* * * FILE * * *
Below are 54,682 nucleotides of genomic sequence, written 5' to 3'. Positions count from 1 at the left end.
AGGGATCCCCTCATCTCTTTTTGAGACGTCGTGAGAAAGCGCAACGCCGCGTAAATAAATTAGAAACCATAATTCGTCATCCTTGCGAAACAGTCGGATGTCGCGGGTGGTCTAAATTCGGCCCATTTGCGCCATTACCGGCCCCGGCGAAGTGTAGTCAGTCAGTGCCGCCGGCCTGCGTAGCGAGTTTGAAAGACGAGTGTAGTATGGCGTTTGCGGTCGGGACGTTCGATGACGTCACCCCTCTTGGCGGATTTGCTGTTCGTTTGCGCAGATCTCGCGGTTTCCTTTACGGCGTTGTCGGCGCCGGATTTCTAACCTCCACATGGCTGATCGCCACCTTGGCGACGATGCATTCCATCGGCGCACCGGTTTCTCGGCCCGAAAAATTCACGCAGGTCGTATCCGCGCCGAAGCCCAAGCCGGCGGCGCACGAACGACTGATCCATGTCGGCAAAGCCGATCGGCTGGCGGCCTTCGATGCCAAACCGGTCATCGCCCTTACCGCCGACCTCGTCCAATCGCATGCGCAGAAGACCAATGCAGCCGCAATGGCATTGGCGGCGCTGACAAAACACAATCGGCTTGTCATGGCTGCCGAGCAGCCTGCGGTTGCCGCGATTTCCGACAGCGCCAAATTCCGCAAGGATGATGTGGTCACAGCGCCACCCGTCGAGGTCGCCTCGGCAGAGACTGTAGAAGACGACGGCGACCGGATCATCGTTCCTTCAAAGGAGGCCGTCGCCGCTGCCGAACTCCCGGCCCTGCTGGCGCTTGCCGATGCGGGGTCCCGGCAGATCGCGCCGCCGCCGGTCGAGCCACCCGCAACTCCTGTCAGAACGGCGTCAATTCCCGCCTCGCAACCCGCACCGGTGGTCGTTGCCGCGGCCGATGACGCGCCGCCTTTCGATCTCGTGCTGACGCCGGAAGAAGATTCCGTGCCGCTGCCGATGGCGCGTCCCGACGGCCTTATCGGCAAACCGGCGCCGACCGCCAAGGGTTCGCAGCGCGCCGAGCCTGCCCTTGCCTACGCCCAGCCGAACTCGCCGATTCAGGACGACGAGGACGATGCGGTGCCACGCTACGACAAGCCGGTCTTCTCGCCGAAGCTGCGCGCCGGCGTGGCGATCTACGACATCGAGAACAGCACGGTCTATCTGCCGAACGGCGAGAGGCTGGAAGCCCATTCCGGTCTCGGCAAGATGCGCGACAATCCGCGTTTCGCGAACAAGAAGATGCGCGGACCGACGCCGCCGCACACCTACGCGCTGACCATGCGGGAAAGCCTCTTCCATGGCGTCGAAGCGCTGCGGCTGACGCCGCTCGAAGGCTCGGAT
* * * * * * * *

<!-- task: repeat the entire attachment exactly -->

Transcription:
Below are 54,682 nucleotides of genomic sequence, written 5' to 3'. Positions count from 1 at the left end.
AGGGATCCCCTCATCTCTTTTTGAGACGTCGTGAGAAAGCGCAACGCCGCGTAAATAAATTAGAAACCATAATTCGTCATCCTTGCGAAACAGTCGGATGTCGCGGGTGGTCTAAATTCGGCCCATTTGCGCCATTACCGGCCCCGGCGAAGTGTAGTCAGTCAGTGCCGCCGGCCTGCGTAGCGAGTTTGAAAGACGAGTGTAGTATGGCGTTTGCGGTCGGGACGTTCGATGACGTCACCCCTCTTGGCGGATTTGCTGTTCGTTTGCGCAGATCTCGCGGTTTCCTTTACGGCGTTGTCGGCGCCGGATTTCTAACCTCCACATGGCTGATCGCCACCTTGGCGACGATGCATTCCATCGGCGCACCGGTTTCTCGGCCCGAAAAATTCACGCAGGTCGTATCCGCGCCGAAGCCCAAGCCGGCGGCGCACGAACGACTGATCCATGTCGGCAAAGCCGATCGGCTGGCGGCCTTCGATGCCAAACCGGTCATCGCCCTTACCGCCGACCTCGTCCAATCGCATGCGCAGAAGACCAATGCAGCCGCAATGGCATTGGCGGCGCTGACAAAACACAATCGGCTTGTCATGGCTGCCGAGCAGCCTGCGGTTGCCGCGATTTCCGACAGCGCCAAATTCCGCAAGGATGATGTGGTCACAGCGCCACCCGTCGAGGTCGCCTCGGCAGAGACTGTAGAAGACGACGGCGACCGGATCATCGTTCCTTCAAAGGAGGCCGTCGCCGCTGCCGAACTCCCGGCCCTGCTGGCGCTTGCCGATGCGGGGTCCCGGCAGATCGCGCCGCCGCCGGTCGAGCCACCCGCAACTCCTGTCAGAACGGCGTCAATTCCCGCCTCGCAACCCGCACCGGTGGTCGTTGCCGCGGCCGATGACGCGCCGCCTTTCGATCTCGTGCTGACGCCGGAAGAAGATTCCGTGCCGCTGCCGATGGCGCGTCCCGACGGCCTTATCGGCAAACCGGCGCCGACCGCCAAGGGTTCGCAGCGCGCCGAGCCTGCCCTTGCCTACGCCCAGCCGAACTCGCCGATTCAGGACGACGAGGACGATGCGGTGCCACGCTACGACAAGCCGGTCTTCTCGCCGAAGCTGCGCGCCGGCGTGGCGATCTACGACATCGAGAACAGCACGGTCTATCTGCCGAACGGCGAGAGGCTGGAAGCCCATTCCGGTCTCGGCAAGATGCGCGACAATCCGCGTTTCGCGAACAAGAAGATGCGCGGACCGACGCCGCCGCACACCTACGCGCTGACCATGCGGGAAAGCCTCTTCCATGGCGTCGAAGCGCTGCGGCTGACGCCGCTCGAAGGCTCGGAT